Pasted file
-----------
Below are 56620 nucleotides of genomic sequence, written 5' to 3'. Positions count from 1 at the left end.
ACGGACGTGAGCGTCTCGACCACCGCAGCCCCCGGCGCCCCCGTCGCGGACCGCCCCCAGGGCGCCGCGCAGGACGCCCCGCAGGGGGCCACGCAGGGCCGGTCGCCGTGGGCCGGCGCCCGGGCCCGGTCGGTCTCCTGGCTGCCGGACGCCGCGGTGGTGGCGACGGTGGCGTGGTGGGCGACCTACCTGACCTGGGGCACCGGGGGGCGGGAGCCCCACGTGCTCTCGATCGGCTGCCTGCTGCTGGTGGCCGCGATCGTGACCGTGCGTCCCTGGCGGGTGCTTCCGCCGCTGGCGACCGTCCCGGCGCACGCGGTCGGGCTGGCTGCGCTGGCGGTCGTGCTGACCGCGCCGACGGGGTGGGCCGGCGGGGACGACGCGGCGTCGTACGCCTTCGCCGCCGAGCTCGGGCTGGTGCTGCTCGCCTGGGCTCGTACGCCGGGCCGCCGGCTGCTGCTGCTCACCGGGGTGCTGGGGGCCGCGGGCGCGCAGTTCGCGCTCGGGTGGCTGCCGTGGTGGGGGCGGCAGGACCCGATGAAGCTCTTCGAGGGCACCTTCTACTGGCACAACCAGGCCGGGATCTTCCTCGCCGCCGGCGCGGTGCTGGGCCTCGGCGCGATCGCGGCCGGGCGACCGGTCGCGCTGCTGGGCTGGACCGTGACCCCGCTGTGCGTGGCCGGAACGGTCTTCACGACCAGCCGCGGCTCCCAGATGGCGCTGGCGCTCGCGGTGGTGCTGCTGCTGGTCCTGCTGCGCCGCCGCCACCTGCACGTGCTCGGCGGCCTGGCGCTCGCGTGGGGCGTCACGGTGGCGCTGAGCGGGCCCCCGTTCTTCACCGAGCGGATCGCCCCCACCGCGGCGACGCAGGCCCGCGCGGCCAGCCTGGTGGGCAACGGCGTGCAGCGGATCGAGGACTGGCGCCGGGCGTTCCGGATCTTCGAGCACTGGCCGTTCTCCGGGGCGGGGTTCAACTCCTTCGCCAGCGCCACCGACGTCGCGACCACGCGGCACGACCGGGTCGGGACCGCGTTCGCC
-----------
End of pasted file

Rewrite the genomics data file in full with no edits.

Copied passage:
Below are 56620 nucleotides of genomic sequence, written 5' to 3'. Positions count from 1 at the left end.
ACGGACGTGAGCGTCTCGACCACCGCAGCCCCCGGCGCCCCCGTCGCGGACCGCCCCCAGGGCGCCGCGCAGGACGCCCCGCAGGGGGCCACGCAGGGCCGGTCGCCGTGGGCCGGCGCCCGGGCCCGGTCGGTCTCCTGGCTGCCGGACGCCGCGGTGGTGGCGACGGTGGCGTGGTGGGCGACCTACCTGACCTGGGGCACCGGGGGGCGGGAGCCCCACGTGCTCTCGATCGGCTGCCTGCTGCTGGTGGCCGCGATCGTGACCGTGCGTCCCTGGCGGGTGCTTCCGCCGCTGGCGACCGTCCCGGCGCACGCGGTCGGGCTGGCTGCGCTGGCGGTCGTGCTGACCGCGCCGACGGGGTGGGCCGGCGGGGACGACGCGGCGTCGTACGCCTTCGCCGCCGAGCTCGGGCTGGTGCTGCTCGCCTGGGCTCGTACGCCGGGCCGCCGGCTGCTGCTGCTCACCGGGGTGCTGGGGGCCGCGGGCGCGCAGTTCGCGCTCGGGTGGCTGCCGTGGTGGGGGCGGCAGGACCCGATGAAGCTCTTCGAGGGCACCTTCTACTGGCACAACCAGGCCGGGATCTTCCTCGCCGCCGGCGCGGTGCTGGGCCTCGGCGCGATCGCGGCCGGGCGACCGGTCGCGCTGCTGGGCTGGACCGTGACCCCGCTGTGCGTGGCCGGAACGGTCTTCACGACCAGCCGCGGCTCCCAGATGGCGCTGGCGCTCGCGGTGGTGCTGCTGCTGGTCCTGCTGCGCCGCCGCCACCTGCACGTGCTCGGCGGCCTGGCGCTCGCGTGGGGCGTCACGGTGGCGCTGAGCGGGCCCCCGTTCTTCACCGAGCGGATCGCCCCCACCGCGGCGACGCAGGCCCGCGCGGCCAGCCTGGTGGGCAACGGCGTGCAGCGGATCGAGGACTGGCGCCGGGCGTTCCGGATCTTCGAGCACTGGCCGTTCTCCGGGGCGGGGTTCAACTCCTTCGCCAGCGCCACCGACGTCGCGACCACGCGGCACGACCGGGTCGGGACCGCGTTCGCC